• Hellion Power Systems businessman Dwayne James and crew are one of the most die-hard bunches you'll ever see. They have inched away at dialing-in their ProCharger-powered, 440 small-block '03 Mystic Cobra.
Super Street Outlaw
The wildest, most unpredictable "freaks" of Mustang heads-up racing community come to battle in the Super Street Outlaw class, where '64-and-newer Mustangs utilize OEM-body-shelled cars, requiring a stock unibody structure from firewall to taillights. This results in the ultimate display of chassis builders' handiwork with complete safety cages built into the structure of the body.
The blaring shriek of the 440ci supercharged combos top the engine decibel charts. In contrast, the nearly inaudible sounds of the turbocharged cars in the water box always ends with a tantalizing asthmatic wheezing as the excess boost is exhausted from the wastegate. Then there are the melodious tones of a high-winding 525ci big-block, followed by the tell-tale purge of a triple-stage nitrous-oxide system after they return to the staging beams.
Did we forget to mention the required miniscule 10.5x28.5-inch slick doesn't take to the 1,500-2,000 hp well, especially with e.t.'s nearing the 6-second zone at over 200 mph, which will continue to make this the 10-Inch-Tire Freak Show!
2011 Class Record
E.T.: John Urist, 7.02 seconds
MPH: John Urist, 208.71 mph
• John Urist and the Hellion crew stumbled in the first few events last season. Then they went four for five in final round appearances and topped the qualifying ladder on multiple occasions en route to their sixth consecutive championship of seven. These guys continue to build on their legendary legacy, nearly achieving the first 6-second runs and topping 208 mph!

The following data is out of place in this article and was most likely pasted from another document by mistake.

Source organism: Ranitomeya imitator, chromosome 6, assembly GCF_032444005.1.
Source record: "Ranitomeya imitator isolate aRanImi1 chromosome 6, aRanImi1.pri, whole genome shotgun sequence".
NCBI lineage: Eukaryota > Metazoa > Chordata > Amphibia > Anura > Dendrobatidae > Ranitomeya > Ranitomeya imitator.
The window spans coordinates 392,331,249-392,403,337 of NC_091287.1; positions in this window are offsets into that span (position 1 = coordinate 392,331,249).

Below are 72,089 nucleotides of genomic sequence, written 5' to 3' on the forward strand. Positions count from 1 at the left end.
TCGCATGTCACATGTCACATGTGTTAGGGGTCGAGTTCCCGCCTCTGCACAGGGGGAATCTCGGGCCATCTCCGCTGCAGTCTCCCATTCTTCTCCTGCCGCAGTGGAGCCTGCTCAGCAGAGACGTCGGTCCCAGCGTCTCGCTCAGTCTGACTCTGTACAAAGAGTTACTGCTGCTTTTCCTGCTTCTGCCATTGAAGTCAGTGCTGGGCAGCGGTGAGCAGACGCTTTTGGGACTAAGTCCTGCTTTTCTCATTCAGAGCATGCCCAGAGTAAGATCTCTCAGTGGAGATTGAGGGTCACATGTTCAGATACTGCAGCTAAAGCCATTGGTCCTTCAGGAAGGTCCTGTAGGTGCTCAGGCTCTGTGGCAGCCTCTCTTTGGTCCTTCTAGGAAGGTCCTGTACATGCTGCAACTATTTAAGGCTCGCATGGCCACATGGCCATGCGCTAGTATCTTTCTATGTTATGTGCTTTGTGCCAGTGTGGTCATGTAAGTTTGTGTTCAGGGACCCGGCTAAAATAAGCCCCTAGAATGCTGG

• Chris Tuten blazed out of the box last year, claiming the first 200-mph pass on a 10.5x28-inch tire. Did we fail to mention he still commonly races without wheelie bars?
• Phil Hines' copper colt was never the quickest, but consistency not only earned him a victory in the sickest class in the series, he also finished Third in the points last season. He will be a steady performer in the top half of the field.
Xtreme Drag Radial
Optimum performance numbers don't necessitate bolting on a set of drag slicks anymore. With a bit of tuning magic, a set of D.O.T.-legal Drag Radials can equate to nearly equal performance results, even with the highest horsepower applications. The D.O.T. insignia means they are legal in all 50 states for highway usage, therefore making the Drag Radial class the pinnacle in street-legal Mustang racing.
You'll see them creep out of the hole, but watch out—these guys have a tendency to put it on the bumper at about the 330-foot marker as the frightening amounts of power kicks in, making for some breathtaking side-by-side mid-7-second drag radial action.
After the boys from the NMRA decided to remove many of the class restrictions and move the class closer to the 275 radial racing that seems to be sweeping the nation, the class knocked off a half second and ended in the closest points battle in the NMRA's 12-year history!
2011 Class Record
E.T.: Sean Lyon, 7.47 seconds
MPH: Sean Lyon, 188.15 mph
• There is no denying the dominance of Jason Lee's ProCharger-powered '86 'Stang, claiming the last two consecutive NMRA championships in dominating fashion, while also collecting the 2011 NMCA 275 Xtreme Drag Radial championship nearly uncontested.
• Sean Lyon's lemon-yellow, Panhandle Performance-turbocharged, 353-cube coupe made two finals last year, leaving with two wins. Sean did everything right at the season finally, qualifying number one, setting the record, and keeping nemesis Jason Lee out of the winners' circle.
• Newcomer Andy Manson nearly turned out to be a spoiler, collecting an even record and winning two of his four trips to the finals in Paul Curry's turbocharged 325-cube, Four-Valve-powered '96 Mustang.
How much horsepower can you make in your '79-and-newer Mustang-bodied steed with a nitrous-oxide-injected or a non-intercooled supercharged small-block Ford breathing through a 75mm throttle body, 81mm mass air meter, and mufflers with a measly 0.550-inch-lift hydraulic camshaft? Hopefully, enough to run in the low-8-second range on a 10.5x 28.5-inch slick!